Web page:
Vouliagmeni (Greek: Βουλιαγμένη, meaning "sunken") is a seaside town and former municipality 20 km south of Athens, Greece.
Vouliagmeni sits on the southwestern foot of the Hymettus mountain range. It is bisected by a palm tree lined boulevard, Athinas Avenue, which arrives from Athens as Vouliagmenis Avenue, then runs parallel to the seashore and continues southwards. The area east of the main road is the rocky slope of a foothill of Mount Hymettus, and the bulk of the town is built there, along with the local elementary school, post office, banks and town hall.
The western half, located between Athinas Avenue and the sea, is covered with pine trees and consists of two peninsulas, Megalo and Mikro Kavouri ("Big Crab" and "Little Crab") that feature sandy and pebble beaches in between rocky shores, luxury hotels (including the Astir Palace Hotel occupying most of Mikro Kavouri), the local high school, the picturesque chapel of "St. George of the crab", two marinas, an aquatic sports club (the "Nautical Club of Vouliagmeni", see below), a sports club (soccer, basketball, volleyball, tennis) and upscale restaurants, taverns and cafeterias on the waterfront.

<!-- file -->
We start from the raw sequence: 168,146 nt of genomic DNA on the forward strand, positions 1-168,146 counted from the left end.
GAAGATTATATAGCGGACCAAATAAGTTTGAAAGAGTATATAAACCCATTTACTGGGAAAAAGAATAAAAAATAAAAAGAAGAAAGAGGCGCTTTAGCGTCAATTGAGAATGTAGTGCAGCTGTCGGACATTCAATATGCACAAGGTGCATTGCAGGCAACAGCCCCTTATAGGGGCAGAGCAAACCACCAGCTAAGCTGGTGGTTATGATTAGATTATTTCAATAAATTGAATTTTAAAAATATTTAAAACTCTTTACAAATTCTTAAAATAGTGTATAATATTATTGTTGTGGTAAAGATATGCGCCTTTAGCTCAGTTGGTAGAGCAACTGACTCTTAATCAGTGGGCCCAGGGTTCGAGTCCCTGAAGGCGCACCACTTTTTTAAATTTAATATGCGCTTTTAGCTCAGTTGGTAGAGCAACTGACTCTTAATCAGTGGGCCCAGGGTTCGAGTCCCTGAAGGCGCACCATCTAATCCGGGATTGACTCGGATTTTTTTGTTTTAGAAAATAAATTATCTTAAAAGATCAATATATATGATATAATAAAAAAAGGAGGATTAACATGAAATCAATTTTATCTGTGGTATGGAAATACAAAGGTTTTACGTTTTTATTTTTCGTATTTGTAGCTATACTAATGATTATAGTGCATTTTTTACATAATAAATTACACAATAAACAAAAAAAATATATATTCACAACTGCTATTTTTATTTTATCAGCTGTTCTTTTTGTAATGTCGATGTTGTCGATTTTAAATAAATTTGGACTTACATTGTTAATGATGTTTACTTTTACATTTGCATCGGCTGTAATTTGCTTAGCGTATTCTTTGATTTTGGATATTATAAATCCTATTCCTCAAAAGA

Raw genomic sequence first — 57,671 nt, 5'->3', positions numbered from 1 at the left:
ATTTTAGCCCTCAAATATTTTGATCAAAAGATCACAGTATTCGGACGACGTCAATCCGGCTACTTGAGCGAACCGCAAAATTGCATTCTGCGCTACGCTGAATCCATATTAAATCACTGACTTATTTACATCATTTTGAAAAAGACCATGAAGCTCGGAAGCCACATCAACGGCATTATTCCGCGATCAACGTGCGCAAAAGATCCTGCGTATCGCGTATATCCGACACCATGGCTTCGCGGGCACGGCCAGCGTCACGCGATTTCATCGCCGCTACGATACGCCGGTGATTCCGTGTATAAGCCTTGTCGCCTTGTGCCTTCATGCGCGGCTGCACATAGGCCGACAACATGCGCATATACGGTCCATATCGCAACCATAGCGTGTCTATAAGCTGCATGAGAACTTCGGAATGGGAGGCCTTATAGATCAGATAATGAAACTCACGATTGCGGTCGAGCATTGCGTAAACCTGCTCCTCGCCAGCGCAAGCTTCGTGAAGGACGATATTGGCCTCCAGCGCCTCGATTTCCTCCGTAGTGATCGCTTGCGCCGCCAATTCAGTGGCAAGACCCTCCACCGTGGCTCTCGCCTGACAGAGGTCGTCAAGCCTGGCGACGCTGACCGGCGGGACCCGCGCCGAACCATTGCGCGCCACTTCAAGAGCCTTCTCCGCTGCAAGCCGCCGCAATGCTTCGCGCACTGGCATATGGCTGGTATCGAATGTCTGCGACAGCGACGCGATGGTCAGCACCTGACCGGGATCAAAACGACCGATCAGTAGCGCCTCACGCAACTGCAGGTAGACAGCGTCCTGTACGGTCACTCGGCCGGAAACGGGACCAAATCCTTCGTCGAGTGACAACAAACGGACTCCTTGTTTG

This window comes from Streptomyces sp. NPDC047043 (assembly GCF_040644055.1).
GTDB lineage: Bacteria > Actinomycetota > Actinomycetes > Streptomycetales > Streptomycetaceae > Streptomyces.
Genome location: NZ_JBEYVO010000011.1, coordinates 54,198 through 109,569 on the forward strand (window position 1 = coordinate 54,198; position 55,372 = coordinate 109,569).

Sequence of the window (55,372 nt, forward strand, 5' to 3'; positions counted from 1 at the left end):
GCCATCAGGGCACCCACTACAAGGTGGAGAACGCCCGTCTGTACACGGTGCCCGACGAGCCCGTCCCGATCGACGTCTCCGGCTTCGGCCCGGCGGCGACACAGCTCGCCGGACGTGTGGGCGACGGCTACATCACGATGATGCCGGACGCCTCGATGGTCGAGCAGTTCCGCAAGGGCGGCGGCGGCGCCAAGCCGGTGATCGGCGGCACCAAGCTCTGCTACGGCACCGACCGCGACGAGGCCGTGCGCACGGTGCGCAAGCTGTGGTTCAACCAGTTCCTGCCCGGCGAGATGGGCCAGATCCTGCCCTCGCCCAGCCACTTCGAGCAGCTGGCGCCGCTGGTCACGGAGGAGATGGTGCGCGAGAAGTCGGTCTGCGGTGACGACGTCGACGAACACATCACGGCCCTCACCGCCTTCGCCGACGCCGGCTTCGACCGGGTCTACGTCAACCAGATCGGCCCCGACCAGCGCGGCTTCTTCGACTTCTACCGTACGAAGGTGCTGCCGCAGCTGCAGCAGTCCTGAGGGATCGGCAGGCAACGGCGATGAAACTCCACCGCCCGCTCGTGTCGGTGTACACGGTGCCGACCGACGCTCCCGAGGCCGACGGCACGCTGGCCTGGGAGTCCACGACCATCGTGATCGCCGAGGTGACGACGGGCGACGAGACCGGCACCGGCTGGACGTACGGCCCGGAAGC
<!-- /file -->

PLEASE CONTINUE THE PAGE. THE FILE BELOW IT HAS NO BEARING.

The Mikro Kavouri is connected to the mainland with a narrow, sandy isthmus commonly referred to as "Laimos" (λαιμός, i.e. the "Neck"), flanked by one public beach on one side and Astir Palace beach on the other side. The Megalo Kavouri is land largely owned by the Church of Greece, which maintains an enclosed, protected pine forest and an orphanage. An air force camp is also located there. Dotted with lavish villas, the two Kavouri areas are among the most expensive pieces of housing real estate in Greece.
The Vouliagmeni beaches are consistently awarded the coveted EU blue flags for environmental excellence. The triathlon competition for the 2004 Summer Olympics took place in this area. The small, rocky islet of Fleves lies off shore.
In 1993 and again in 2009, it hosted the annual meeting of the Bilderberg Group.